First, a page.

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City seeks to trim truck routes
Sapperton and Massey Heights residents could soon be spared the rumble and exhaust of constant truck traffic.
Meantime, those who live along Royal Avenue may have to wait a little longer.
A New Westminster city staff report has recommended the city ask TransLink to remove East Eighth Avenue and East Columbia Street north of Brunette from the regional truck route network.
The report also suggests the city notify TransLink of its longterm objective to restrict truck traffic on Front Street and Royal Avenue. The recommendations follow a review of the city’s east-west truck traffic commissioned as part of New West’s Master Transportation Plan process.
The review, conducted by consultants Halcrow/CH2M Hill, looked at the types of freight moving through the city and the impact removing truck routes would have on that freight, residents and surrounding cities.
The analysis assumed provincial highway improvement projects like the South Fraser Perimeter Road and the Port Mann Highway 1 projects are completed.
The effects of truck traffic diverting to the Pattullo Bridge to avoid tolls on the new Port Mann are being reviewed by the province, TransLink and adjacent communities as part of the Pattullo Bridge review process.
The review concluded that removing trucks from either East Eighth or East Columbia would just shift trucks to the route still open, so both should be restricted.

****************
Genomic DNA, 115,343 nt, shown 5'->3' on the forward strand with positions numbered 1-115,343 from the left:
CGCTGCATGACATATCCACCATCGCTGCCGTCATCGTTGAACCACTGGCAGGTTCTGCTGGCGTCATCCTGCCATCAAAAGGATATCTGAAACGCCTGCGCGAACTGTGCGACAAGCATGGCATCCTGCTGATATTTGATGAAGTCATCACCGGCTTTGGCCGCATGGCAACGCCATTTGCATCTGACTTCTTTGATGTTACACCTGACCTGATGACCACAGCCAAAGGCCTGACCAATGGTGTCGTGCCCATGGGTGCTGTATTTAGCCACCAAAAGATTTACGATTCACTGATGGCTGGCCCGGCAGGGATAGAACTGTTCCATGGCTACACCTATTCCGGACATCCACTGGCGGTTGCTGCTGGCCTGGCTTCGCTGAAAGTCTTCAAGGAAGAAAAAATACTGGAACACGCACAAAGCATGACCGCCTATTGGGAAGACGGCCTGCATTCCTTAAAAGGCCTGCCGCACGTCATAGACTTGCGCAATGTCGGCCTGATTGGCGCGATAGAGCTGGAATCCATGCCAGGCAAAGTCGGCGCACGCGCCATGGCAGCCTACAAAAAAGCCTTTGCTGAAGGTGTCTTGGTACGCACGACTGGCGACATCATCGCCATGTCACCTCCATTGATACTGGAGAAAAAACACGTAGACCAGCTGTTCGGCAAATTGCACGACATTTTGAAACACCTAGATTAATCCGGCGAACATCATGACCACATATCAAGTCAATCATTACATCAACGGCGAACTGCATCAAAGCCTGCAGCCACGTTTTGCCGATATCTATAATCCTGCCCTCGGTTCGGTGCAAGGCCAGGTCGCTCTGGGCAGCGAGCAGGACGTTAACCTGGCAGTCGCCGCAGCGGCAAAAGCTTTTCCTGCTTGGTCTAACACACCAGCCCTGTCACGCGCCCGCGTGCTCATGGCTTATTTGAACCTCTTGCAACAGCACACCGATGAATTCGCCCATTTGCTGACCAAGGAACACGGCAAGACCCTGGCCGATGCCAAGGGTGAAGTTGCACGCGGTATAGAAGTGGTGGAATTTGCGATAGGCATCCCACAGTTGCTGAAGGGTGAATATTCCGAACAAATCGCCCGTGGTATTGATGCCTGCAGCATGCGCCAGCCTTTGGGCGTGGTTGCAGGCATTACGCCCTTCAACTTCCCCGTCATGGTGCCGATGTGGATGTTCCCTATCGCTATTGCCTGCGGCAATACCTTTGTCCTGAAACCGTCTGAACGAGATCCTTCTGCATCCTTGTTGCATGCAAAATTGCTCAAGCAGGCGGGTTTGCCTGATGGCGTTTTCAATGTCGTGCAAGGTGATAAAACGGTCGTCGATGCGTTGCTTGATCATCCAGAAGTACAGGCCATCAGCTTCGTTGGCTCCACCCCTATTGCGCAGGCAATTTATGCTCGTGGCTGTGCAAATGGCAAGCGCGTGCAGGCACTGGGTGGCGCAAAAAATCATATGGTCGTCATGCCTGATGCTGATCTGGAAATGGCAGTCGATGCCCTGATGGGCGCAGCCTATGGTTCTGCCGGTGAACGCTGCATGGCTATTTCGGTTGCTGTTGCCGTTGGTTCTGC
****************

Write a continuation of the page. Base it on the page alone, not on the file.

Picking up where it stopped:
Doing so would reduce noise, visual and air pollution, and would imporove safety in New West while having a minimal impact on surrounding communities and the trucking industry, the report stated.
Keeping trucks off Royal and Front is a more problematic.
Most trucks going through New West are traveling between the northeast sector communities of Coquitlam, Port Coquitlam, Port Moody and Pitt Meadows and warehousing, distribution and logistics facilities in Richmond, Annacis Island, south Burnaby and south Vancouver. Diverting traffic to the South Fraser Perimeter Road through Surrey and Delta would increase travel distances, time and expenses, concluded the report.
Closing all those routes to trucks would also have a significant spillover to surrounding communities like Burnaby and Delta, said the report.
To achieve peace from truck traffic for embattled residents along Royal Avenue, as well get trucks off Front Street as part of the city’s long-range vision for the waterfront, the report recommends the city begin a dialogue with stakeholders and TransLink to come up with ways to make that happen.
The staff report also recommends the city request TransLink and Port Metro Vancouver develop strategies to move goods through the region more efficiently while minimizing trips through urban neighbourhoods.